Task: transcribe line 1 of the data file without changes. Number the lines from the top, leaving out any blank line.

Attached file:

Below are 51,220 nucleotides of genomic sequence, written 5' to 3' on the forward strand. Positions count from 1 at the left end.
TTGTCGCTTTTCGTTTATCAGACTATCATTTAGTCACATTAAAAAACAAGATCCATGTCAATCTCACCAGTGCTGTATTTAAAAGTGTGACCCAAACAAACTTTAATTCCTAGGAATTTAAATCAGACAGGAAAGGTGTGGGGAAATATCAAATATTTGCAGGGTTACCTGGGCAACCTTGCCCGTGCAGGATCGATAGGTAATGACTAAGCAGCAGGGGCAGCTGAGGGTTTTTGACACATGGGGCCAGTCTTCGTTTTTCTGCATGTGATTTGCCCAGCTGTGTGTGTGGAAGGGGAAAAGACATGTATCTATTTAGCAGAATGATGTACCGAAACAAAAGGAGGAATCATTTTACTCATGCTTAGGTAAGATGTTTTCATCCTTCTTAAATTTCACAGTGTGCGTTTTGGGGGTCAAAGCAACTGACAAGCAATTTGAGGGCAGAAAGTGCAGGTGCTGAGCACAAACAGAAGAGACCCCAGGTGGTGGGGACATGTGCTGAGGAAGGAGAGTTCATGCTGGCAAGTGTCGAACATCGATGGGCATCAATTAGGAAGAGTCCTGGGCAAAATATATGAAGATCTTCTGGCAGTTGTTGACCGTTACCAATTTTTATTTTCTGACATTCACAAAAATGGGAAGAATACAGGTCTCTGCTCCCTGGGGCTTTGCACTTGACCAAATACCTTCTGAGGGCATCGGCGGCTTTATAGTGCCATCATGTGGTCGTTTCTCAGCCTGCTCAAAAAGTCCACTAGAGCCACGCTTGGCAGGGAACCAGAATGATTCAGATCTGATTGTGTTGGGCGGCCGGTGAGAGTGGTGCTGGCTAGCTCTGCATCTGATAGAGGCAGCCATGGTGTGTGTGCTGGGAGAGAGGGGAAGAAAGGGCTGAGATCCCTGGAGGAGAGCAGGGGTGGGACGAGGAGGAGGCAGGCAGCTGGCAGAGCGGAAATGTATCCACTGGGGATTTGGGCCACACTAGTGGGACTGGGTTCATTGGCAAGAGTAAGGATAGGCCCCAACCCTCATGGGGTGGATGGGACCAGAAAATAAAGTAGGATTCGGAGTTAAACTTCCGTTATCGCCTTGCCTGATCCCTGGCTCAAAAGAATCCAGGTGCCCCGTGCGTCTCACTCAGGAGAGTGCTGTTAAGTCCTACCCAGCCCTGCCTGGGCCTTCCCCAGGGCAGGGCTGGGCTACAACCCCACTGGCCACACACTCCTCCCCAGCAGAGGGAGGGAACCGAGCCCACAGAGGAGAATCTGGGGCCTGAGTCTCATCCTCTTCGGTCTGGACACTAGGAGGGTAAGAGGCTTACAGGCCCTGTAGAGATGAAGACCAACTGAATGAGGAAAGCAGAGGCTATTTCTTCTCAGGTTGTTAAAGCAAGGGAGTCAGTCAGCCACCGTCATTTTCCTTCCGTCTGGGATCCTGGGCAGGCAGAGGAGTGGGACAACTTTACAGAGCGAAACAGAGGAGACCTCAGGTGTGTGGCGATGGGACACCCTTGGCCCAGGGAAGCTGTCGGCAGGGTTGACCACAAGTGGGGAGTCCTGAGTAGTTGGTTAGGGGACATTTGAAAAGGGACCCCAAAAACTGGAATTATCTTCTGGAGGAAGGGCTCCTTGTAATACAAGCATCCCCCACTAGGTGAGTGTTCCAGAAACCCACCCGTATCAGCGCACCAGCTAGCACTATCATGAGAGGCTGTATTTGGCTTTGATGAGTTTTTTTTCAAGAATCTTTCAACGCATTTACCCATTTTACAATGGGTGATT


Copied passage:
Below are 51,220 nucleotides of genomic sequence, written 5' to 3' on the forward strand. Positions count from 1 at the left end.